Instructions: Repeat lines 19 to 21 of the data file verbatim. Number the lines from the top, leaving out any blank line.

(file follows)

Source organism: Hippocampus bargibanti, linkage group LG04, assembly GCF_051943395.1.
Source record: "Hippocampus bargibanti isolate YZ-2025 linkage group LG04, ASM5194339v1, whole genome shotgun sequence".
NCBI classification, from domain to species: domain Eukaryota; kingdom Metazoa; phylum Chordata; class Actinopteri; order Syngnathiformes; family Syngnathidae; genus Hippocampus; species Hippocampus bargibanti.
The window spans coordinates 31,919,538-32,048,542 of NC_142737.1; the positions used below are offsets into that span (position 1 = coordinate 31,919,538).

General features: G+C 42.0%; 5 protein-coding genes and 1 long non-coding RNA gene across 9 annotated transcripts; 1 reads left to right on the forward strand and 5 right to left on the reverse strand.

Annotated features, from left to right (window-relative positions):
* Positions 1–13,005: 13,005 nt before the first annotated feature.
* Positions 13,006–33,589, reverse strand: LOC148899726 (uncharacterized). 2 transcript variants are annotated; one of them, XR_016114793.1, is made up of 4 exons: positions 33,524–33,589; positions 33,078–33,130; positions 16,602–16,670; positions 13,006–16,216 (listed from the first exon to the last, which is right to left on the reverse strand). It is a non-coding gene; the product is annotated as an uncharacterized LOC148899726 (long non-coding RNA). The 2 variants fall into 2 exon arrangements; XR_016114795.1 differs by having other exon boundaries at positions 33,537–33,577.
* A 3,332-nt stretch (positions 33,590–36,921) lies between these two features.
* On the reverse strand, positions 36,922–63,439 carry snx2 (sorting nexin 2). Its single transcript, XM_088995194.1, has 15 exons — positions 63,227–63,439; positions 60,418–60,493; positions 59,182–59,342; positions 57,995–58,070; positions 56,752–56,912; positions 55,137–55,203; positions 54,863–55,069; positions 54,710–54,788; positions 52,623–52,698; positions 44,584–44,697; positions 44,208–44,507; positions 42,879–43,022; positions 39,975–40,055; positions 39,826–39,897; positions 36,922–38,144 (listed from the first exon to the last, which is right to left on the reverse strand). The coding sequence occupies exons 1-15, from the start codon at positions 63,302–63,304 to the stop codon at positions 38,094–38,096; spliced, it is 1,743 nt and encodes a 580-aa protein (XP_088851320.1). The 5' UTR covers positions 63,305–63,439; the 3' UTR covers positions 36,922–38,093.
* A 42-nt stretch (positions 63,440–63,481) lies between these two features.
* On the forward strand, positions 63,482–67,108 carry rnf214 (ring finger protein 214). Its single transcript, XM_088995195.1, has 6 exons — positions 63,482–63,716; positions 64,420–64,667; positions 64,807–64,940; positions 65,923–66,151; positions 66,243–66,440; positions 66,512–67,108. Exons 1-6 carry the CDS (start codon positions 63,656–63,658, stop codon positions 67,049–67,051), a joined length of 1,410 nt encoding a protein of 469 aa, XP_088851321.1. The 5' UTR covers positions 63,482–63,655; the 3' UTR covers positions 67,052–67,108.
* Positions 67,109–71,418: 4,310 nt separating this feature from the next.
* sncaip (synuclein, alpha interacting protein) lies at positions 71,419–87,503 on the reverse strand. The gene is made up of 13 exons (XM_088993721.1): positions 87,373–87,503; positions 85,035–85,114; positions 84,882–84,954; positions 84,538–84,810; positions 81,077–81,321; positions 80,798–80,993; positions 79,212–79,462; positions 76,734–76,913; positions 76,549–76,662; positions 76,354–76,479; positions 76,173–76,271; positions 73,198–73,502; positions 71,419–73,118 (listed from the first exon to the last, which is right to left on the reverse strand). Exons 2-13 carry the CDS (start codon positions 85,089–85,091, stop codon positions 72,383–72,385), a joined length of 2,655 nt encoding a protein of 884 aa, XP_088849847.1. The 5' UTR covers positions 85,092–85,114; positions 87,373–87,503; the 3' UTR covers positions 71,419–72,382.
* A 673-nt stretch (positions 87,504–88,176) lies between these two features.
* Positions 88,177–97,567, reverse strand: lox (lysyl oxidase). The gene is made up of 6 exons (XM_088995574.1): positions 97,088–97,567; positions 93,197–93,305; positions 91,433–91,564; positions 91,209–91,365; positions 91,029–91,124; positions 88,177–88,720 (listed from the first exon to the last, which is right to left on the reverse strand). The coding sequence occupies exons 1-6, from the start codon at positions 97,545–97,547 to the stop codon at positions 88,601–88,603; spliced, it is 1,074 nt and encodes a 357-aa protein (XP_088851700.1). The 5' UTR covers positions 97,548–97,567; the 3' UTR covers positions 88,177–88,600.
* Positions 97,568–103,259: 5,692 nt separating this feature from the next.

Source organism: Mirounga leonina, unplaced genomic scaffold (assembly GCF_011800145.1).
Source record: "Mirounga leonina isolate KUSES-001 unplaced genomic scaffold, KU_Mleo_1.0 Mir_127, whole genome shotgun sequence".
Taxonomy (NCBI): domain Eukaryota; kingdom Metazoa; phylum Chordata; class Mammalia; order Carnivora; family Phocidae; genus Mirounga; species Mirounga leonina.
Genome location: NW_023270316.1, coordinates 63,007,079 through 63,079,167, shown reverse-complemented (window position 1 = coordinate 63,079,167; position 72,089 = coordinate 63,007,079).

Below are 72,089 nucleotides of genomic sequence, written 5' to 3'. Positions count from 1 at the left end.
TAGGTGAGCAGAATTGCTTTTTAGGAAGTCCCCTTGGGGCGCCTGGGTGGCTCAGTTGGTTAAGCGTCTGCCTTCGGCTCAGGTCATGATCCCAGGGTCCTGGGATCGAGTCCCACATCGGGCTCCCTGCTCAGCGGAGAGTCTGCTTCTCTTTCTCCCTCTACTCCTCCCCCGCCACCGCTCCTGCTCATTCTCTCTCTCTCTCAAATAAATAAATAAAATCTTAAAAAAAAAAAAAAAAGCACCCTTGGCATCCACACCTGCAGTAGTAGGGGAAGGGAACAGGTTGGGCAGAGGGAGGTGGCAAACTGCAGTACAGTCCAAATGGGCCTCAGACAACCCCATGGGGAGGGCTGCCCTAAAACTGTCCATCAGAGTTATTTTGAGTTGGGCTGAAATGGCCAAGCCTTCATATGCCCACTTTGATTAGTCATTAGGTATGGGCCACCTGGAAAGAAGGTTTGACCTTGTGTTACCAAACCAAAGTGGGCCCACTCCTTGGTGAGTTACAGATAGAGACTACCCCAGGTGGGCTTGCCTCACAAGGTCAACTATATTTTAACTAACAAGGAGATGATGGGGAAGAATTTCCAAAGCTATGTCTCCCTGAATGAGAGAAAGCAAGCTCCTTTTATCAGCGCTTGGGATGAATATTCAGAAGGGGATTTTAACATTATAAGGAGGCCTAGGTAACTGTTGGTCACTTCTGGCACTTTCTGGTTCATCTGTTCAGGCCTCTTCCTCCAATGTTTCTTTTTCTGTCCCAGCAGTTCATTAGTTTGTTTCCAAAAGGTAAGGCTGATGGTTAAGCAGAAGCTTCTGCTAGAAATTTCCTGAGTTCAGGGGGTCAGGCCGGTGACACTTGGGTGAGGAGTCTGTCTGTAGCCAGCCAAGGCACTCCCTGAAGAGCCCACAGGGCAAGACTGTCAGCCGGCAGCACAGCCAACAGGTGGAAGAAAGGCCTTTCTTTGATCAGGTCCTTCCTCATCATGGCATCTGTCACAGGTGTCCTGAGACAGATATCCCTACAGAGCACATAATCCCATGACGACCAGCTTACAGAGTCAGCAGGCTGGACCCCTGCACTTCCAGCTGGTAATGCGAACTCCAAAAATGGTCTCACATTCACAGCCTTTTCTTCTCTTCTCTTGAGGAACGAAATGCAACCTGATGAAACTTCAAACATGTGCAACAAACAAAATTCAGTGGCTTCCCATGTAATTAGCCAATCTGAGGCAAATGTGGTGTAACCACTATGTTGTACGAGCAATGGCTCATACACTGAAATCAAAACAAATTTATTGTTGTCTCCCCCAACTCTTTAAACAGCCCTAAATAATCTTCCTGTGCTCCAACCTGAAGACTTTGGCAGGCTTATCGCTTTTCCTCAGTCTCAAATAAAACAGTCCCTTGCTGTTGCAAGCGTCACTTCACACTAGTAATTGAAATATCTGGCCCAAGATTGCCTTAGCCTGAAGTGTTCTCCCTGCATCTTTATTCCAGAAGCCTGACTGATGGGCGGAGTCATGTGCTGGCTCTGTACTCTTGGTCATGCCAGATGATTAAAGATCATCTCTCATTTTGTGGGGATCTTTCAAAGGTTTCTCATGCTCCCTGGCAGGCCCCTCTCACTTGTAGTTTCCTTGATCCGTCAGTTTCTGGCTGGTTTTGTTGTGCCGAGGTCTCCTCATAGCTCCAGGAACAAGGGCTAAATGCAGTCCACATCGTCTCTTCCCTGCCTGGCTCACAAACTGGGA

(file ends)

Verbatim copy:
Source record: "Mirounga leonina isolate KUSES-001 unplaced genomic scaffold, KU_Mleo_1.0 Mir_127, whole genome shotgun sequence".
Taxonomy (NCBI): domain Eukaryota; kingdom Metazoa; phylum Chordata; class Mammalia; order Carnivora; family Phocidae; genus Mirounga; species Mirounga leonina.
Genome location: NW_023270316.1, coordinates 63,007,079 through 63,079,167, shown reverse-complemented (window position 1 = coordinate 63,079,167; position 72,089 = coordinate 63,007,079).